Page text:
1. Imagine going through four plus hard years of schooling that will hopefully eventually lead you to a good job and when you are done and have that diploma in hand you get told that you owe $50,000 plus in student loans. That no longer gets imagined, but instead is a very common thing to happen for a lot of college students in today’s world. College is expensive and for a lot of people the only way to pay for it is to take out a loan and hope that in the end it will be worth it. It is nice to read that an article is actually being written that will help college students pay off their loans and get rid of them sooner rather than later. I feel that a lot of people are against students paying off their loans because everyone is money hungry. It is very hard to go through school, do all the studying that goes along with school, and know that when you are out you have to pay back all the money that you owe to the bank or whoever you took a loan out from. There is a very small number of teenagers that actually have the money to pay for school without having to worry about taking out a loan or something of that nature. The problem is that even those kids that have that money do not even really need to go to college because they already have a lot of money to their name. In my case, I was working from the first day that I was capable of working, age 15, and saved as much money as I could for four years so that I could use it for school. Even with the scholarship that I got from my school and all the money that I saved from working, I could barely pay off even a semester’s worth. College not only has expensive tuition, but also has expensive meal plans, room and board, books, etc. Something needs to change with how college students get charged for college because it really is not fair how much money they have to pay back. Hopefully, everything will eventually get figured out and college loans will not be as bad as they are now and students will not have to lose an arm and a leg just to go to school.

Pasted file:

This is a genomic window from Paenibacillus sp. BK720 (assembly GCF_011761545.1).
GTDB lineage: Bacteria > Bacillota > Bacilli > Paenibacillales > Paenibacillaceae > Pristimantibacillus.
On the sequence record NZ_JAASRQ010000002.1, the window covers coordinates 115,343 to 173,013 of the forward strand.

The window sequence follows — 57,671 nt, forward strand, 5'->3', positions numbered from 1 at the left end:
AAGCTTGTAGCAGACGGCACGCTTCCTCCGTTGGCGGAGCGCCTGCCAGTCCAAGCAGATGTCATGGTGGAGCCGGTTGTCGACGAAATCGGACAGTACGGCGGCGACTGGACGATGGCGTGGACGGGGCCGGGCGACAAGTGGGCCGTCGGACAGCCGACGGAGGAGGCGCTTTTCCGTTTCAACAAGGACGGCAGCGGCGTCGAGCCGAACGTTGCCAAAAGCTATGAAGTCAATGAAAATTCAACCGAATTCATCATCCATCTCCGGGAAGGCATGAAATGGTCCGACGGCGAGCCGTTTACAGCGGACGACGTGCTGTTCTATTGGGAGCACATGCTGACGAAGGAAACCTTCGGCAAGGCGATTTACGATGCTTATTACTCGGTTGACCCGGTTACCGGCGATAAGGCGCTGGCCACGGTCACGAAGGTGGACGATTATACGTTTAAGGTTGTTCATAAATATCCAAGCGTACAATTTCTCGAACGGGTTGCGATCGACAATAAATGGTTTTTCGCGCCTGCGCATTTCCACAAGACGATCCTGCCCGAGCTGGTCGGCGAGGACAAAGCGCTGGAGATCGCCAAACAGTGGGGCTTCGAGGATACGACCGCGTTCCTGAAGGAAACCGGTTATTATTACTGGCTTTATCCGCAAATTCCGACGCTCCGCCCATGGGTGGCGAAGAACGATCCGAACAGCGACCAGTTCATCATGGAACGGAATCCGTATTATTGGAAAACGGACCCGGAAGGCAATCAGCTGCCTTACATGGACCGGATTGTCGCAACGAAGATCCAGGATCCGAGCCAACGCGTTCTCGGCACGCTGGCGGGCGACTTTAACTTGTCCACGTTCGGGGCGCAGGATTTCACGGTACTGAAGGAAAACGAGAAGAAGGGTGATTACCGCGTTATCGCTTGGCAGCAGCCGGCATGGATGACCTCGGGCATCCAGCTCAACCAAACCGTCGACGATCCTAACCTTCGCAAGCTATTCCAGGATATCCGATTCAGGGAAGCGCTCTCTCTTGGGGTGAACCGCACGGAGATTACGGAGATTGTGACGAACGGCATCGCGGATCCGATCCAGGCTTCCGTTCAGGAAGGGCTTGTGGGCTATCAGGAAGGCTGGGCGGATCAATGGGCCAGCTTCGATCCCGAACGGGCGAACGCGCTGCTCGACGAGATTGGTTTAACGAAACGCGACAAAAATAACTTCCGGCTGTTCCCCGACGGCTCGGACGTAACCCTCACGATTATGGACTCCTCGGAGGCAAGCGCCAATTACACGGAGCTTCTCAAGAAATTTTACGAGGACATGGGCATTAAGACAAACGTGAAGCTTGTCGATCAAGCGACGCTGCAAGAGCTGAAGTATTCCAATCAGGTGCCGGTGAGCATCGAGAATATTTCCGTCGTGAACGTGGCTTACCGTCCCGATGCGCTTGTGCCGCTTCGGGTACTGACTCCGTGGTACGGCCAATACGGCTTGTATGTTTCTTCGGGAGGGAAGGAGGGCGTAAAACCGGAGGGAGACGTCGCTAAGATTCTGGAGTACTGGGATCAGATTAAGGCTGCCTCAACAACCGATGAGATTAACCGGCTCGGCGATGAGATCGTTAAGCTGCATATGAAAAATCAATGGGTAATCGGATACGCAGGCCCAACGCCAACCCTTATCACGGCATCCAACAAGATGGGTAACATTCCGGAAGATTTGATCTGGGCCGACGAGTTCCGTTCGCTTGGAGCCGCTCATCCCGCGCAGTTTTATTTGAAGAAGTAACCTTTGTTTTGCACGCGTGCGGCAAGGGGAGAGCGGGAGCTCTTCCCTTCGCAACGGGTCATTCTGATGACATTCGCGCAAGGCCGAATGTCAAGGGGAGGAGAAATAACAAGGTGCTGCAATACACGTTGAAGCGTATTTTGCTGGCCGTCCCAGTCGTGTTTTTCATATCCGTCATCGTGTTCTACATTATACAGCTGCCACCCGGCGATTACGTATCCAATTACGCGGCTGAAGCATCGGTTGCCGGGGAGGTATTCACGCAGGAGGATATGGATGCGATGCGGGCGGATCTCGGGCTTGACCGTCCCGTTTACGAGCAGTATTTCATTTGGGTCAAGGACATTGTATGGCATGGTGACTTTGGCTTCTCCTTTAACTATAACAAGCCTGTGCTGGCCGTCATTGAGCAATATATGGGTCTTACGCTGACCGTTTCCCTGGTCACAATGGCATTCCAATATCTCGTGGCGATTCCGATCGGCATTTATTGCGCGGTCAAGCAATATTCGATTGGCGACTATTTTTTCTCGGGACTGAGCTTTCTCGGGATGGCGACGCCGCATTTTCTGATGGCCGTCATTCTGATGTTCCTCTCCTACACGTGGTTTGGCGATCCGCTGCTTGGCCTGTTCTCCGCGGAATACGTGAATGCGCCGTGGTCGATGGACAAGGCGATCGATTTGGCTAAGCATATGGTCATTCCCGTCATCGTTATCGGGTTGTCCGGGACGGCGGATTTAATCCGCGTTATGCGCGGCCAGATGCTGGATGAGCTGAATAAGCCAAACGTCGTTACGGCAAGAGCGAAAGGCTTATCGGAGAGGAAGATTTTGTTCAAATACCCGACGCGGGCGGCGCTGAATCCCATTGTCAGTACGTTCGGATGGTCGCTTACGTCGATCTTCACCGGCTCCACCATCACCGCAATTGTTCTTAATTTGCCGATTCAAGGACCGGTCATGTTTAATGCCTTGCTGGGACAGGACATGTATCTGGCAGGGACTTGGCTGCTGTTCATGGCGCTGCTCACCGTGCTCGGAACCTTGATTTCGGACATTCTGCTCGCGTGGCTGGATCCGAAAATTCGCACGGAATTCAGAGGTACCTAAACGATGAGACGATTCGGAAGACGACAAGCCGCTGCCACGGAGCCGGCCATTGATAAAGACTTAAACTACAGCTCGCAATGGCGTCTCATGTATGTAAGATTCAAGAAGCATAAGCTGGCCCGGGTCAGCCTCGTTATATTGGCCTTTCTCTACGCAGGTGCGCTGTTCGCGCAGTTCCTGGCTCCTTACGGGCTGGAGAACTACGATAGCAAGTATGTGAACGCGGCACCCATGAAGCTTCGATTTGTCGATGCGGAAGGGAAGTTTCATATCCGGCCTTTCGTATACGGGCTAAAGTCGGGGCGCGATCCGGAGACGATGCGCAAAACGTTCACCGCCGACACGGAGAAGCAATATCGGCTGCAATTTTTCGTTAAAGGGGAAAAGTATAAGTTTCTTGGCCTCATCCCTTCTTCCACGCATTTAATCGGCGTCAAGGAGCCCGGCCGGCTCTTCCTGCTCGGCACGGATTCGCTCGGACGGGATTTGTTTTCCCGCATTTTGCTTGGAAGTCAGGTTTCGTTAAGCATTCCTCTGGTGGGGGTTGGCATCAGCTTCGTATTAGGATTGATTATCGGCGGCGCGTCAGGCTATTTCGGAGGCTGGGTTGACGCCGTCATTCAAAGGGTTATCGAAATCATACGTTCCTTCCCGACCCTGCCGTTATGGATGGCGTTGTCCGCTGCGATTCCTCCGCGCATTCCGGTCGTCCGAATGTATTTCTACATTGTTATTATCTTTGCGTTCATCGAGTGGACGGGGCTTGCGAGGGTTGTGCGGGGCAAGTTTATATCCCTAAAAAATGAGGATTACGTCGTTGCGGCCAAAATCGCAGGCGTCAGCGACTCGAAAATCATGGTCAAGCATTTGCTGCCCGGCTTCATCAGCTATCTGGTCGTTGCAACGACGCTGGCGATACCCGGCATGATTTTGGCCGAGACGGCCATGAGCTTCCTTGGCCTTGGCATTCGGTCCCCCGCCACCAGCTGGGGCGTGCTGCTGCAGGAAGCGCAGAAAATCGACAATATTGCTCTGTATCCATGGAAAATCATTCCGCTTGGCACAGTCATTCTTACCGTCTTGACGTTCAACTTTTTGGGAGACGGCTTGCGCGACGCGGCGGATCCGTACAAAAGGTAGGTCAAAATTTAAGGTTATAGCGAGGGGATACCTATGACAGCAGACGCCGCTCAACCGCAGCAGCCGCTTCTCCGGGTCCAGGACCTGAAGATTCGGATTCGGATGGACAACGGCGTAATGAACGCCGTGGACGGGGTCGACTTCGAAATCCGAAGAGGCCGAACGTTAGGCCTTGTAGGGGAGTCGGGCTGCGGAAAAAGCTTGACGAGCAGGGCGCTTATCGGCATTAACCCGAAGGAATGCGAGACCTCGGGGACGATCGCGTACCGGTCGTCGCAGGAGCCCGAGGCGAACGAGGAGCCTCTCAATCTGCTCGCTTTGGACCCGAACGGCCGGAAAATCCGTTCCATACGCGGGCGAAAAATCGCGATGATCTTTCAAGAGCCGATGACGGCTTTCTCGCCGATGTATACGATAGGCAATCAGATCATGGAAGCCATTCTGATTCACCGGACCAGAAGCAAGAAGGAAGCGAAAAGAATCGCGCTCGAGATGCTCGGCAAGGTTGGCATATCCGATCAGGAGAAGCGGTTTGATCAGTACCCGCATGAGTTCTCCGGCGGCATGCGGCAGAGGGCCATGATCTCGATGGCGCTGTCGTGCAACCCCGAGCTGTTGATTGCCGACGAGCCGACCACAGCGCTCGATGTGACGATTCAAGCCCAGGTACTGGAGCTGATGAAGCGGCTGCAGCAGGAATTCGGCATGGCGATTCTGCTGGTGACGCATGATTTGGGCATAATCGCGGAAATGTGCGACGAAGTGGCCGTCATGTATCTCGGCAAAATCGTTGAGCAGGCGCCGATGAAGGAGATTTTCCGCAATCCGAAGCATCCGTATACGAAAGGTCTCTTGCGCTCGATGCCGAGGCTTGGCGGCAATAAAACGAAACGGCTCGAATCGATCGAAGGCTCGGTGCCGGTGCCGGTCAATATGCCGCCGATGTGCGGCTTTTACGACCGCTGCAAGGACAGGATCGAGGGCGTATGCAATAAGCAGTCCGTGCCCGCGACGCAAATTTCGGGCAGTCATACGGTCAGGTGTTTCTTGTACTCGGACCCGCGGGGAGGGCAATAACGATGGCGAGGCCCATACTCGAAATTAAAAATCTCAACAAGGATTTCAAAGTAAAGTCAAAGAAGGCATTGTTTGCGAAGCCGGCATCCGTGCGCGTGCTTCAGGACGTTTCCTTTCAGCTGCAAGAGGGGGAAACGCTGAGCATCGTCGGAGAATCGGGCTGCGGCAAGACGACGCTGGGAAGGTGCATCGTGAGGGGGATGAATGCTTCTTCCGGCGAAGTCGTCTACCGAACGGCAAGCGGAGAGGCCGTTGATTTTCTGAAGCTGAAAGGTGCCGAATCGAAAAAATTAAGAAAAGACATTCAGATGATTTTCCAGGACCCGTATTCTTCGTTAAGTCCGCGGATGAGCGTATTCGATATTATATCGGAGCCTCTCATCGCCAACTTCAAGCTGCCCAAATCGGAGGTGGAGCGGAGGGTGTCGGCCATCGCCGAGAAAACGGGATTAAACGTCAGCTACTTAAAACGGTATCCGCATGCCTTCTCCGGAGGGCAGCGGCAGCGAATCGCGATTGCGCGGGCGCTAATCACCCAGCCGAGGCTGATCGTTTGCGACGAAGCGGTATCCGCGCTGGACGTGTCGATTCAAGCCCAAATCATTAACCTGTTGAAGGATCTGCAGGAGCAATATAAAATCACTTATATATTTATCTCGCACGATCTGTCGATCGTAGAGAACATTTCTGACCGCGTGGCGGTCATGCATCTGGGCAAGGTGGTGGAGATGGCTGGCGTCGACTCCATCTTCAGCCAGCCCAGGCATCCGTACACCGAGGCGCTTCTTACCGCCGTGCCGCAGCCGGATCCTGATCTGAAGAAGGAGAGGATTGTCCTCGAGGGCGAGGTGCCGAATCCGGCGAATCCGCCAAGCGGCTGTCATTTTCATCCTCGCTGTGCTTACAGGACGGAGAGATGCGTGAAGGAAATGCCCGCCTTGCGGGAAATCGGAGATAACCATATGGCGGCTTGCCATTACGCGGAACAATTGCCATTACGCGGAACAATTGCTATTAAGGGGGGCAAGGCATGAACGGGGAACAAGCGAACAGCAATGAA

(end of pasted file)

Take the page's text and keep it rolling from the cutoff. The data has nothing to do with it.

2. Did you know the student loan debt as of 2019 is $1.6 trillion in federal and private loans? An estimated 44.7 million people are struggling with student loan debt https://www.nitrocollege.com/research/average-student-loan-debt. That amount of money with that amount of people is historical. The cost of tuition, room and board isn’t the only thing that student loans take into consideration. Think about the interest and the principle. The overall cost of repaying a loan is calculated by adding together the interest charged and the amount borrowed. The interest is what kills people the most. The higher the interest rate and the longer the repayment period, the more you’ll pay overall. Imagine going through 4 years of schooling just to realize that you’re going to be in debt for let’s just say about 15-20 years. Student loans are an absolute hassle to deal with and even families with two working parents are struggling to pay them. Students take on loan debt with the intentions that having a college degree is a ticket towards success. Colleges are very lax on informing you on how much you’ll actually pay back and how much the total cost will be in student loans. Just like how the government doesn’t tell you about the repayment options which leaves the 44.7 million people trapped. You have loan servicers who won’t inform clients of cheaper repayment options just so they can essentially “steal” more money from you each time you make your student loan payment. From personal knowledge and experience, I would afford private loans. They aren’t required to offer repayment options. Unfortunately, I honestly don’t think that the student loan debt will ever be solved and I expect the amount to grow substantially within in the year.